The collective intake of breath, hoovered into a thousand mouths when they pressed 'play' was probably audible from deep space. One of the Voyager probes, gliding silently past the edge of the solar system, probably picked up the galactic disturbance as everyone tuned in to watch Ott Tanäk plummet down a French embankment in his Hyundai i20 WRC car.
The accident began about 500 metres further back the road. Tanäk, making his debut for Hyundai, catches just a bit too much grass on the right hand verge, and this sets the i20 into a tank slapper that starts small, but grows fast, eventually shoving the car deep into the right hand verge again, which pushes it into a spin, which become a tumble, which becomes a plummet, which becomes what looks like someone has started carpet-bombing the French countryside with Hyundai parts.
Thankfully, both Tanäk and his co-driver, Martin Järveoja, were able to calmly unstrap their harnesses, and walk away from the crumpled ball of metal and carbon that had seconds before been a front-running World Rally Championship car.
It was a moment of high drama, a flicker of horror, a breath of relief as all were well, and a perfect example of why rallying can, sometimes, be the purest form of motorsport. After all, as the answer to the old question of whether Colin McRae was faster than Michael Schumacher goes, "Michael's probably faster, but some helpful person has filled in the ditch and moved the trees back 300 metres..."
Growing up in West Cork, as I did, rallying was part of the world around you. The Cork 20 and West Cork Rally were annual pilgrimages and, when I was really young, the legendary Circuit of Ireland still pretty much went past my mum and dad's door. In fact, it's my dad's fault that I'm writing this at all. He was an electrical contractor, and sponsored a stage on the 1980 West Cork. As a mere four-year old, he brought me along to see it, and we scrambled to the top of a hedge just in time to see the great Billy Coleman roaring past in a BDA-engined Ford Escort, complete with blue stripes. The noise and the sounds had me instantly hooked on pure, unfiltered, motorsports, and here we are. But I digress...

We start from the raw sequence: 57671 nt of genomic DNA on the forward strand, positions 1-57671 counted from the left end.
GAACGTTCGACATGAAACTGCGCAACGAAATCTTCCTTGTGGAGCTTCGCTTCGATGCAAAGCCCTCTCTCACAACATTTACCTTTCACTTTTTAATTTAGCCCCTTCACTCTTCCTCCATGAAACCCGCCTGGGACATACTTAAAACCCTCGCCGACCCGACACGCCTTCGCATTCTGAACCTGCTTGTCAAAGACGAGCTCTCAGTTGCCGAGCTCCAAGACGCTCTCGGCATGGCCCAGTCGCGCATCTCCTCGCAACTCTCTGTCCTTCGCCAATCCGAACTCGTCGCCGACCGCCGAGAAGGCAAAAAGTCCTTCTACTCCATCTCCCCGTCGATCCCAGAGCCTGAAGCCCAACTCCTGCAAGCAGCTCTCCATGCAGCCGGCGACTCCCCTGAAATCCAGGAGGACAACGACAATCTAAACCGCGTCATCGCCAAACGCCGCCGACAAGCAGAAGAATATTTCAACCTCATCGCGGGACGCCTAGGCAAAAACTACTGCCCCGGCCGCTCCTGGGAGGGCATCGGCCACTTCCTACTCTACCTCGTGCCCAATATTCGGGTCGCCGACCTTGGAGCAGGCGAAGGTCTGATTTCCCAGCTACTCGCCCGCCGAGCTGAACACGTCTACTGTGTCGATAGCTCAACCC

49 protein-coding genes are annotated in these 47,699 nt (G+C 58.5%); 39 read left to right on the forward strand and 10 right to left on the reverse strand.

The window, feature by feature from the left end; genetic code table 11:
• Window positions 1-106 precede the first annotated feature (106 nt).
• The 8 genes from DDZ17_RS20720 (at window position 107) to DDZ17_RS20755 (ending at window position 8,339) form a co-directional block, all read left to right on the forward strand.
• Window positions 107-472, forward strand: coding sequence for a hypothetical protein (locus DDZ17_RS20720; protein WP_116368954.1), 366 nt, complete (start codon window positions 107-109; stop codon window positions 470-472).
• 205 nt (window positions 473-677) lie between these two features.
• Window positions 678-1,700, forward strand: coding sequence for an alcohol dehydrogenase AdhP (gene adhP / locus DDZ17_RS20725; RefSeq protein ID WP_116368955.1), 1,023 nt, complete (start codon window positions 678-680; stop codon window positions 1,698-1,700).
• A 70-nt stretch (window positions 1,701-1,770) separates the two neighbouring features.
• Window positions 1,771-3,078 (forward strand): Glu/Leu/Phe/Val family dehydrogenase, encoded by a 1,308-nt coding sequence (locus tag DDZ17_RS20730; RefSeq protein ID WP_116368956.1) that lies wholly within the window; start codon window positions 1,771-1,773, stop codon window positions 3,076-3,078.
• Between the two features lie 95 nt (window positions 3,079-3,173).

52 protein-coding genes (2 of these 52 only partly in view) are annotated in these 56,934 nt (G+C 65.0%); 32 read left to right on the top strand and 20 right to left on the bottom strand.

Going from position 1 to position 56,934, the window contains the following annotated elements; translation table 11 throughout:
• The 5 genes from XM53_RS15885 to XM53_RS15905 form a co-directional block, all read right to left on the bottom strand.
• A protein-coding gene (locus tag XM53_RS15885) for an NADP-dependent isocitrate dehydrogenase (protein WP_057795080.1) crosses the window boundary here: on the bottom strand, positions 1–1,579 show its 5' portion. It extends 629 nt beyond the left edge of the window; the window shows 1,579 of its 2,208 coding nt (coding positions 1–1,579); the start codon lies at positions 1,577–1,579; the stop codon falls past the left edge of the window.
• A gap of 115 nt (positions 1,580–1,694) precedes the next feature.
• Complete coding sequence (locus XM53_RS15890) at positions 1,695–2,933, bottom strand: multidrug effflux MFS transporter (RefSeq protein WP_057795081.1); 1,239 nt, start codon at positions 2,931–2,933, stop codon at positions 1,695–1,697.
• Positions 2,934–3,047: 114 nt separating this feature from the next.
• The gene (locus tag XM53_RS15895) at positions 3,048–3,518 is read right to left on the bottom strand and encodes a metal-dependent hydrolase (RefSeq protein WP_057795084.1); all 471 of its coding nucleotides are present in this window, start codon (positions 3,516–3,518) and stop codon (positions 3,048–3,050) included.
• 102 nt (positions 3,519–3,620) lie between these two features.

Well, actually I don't digress. You see, that RS1800 Escort was a front-line rally competitor. Coleman, if he'd had the inclination, could have taken that same car to any world championship rally event and been in with a shout of winning. That's quite apart from the fact that Coleman himself was a supernaturally talented driver - the Escort was as cutting edge as rallying got in 1980.
Cutting edge, but not that expensive. Oh sure, a BDA engine wasn't something you'd find in your local Ford dealer, but neither would it cost you a second mortgage to buy or rebuild. Likewise the Escort's suspension, which wasn't so different from the production car's. Or the gearbox, which could be bought cheap (relatively) from the likes of Hewland. Even the steering rack was stock.
Now though? Modern WRC cars are, not surprisingly, expensive things. Like €500,000 expensive. And it's going to get worse. The WRC is planning to introduce hybrid power to the sport for 2022, and while the plans are still being thrashed out, the likelihood is that they're going to be cripplingly expensive. According to Malcolm Wilson (who runs the Ford-aligned M-Sport team, and who was a rally driver of no little skill and bravery himself), the cost of the new cars is going to spiral to €1 million. Each. Maybe more, by the time the rules are finished.